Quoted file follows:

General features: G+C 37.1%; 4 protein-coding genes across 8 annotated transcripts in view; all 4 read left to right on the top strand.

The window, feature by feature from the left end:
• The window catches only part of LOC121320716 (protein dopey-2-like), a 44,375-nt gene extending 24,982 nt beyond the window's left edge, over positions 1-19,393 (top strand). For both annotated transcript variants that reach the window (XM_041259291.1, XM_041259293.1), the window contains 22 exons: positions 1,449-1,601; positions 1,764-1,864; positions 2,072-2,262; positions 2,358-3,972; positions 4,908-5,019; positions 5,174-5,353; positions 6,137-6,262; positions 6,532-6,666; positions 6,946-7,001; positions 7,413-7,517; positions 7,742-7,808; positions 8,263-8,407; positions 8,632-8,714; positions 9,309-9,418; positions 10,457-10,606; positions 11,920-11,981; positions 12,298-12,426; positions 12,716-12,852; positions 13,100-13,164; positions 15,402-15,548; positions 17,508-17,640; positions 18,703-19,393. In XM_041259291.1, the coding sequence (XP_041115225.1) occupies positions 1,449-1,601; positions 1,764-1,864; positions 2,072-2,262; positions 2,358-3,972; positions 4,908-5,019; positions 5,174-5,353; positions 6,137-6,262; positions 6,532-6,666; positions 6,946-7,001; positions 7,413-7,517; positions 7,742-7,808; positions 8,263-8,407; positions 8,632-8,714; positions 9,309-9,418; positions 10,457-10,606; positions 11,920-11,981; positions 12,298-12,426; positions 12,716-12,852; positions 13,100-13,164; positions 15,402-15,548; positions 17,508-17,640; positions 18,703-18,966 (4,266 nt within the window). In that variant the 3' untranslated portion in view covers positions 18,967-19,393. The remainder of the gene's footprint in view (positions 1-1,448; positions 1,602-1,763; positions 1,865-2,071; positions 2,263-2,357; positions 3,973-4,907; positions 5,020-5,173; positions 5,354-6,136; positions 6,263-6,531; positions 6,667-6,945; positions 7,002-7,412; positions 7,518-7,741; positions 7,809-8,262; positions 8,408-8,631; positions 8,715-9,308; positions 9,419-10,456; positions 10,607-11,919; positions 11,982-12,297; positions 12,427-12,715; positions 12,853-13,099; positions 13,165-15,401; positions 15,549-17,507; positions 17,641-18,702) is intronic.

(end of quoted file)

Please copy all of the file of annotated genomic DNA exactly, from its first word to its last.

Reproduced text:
General features: G+C 37.1%; 4 protein-coding genes across 8 annotated transcripts in view; all 4 read left to right on the top strand.

The window, feature by feature from the left end:
• The window catches only part of LOC121320716 (protein dopey-2-like), a 44,375-nt gene extending 24,982 nt beyond the window's left edge, over positions 1-19,393 (top strand). For both annotated transcript variants that reach the window (XM_041259291.1, XM_041259293.1), the window contains 22 exons: positions 1,449-1,601; positions 1,764-1,864; positions 2,072-2,262; positions 2,358-3,972; positions 4,908-5,019; positions 5,174-5,353; positions 6,137-6,262; positions 6,532-6,666; positions 6,946-7,001; positions 7,413-7,517; positions 7,742-7,808; positions 8,263-8,407; positions 8,632-8,714; positions 9,309-9,418; positions 10,457-10,606; positions 11,920-11,981; positions 12,298-12,426; positions 12,716-12,852; positions 13,100-13,164; positions 15,402-15,548; positions 17,508-17,640; positions 18,703-19,393. In XM_041259291.1, the coding sequence (XP_041115225.1) occupies positions 1,449-1,601; positions 1,764-1,864; positions 2,072-2,262; positions 2,358-3,972; positions 4,908-5,019; positions 5,174-5,353; positions 6,137-6,262; positions 6,532-6,666; positions 6,946-7,001; positions 7,413-7,517; positions 7,742-7,808; positions 8,263-8,407; positions 8,632-8,714; positions 9,309-9,418; positions 10,457-10,606; positions 11,920-11,981; positions 12,298-12,426; positions 12,716-12,852; positions 13,100-13,164; positions 15,402-15,548; positions 17,508-17,640; positions 18,703-18,966 (4,266 nt within the window). In that variant the 3' untranslated portion in view covers positions 18,967-19,393. The remainder of the gene's footprint in view (positions 1-1,448; positions 1,602-1,763; positions 1,865-2,071; positions 2,263-2,357; positions 3,973-4,907; positions 5,020-5,173; positions 5,354-6,136; positions 6,263-6,531; positions 6,667-6,945; positions 7,002-7,412; positions 7,518-7,741; positions 7,809-8,262; positions 8,408-8,631; positions 8,715-9,308; positions 9,419-10,456; positions 10,607-11,919; positions 11,982-12,297; positions 12,427-12,715; positions 12,853-13,099; positions 13,165-15,401; positions 15,549-17,507; positions 17,641-18,702) is intronic.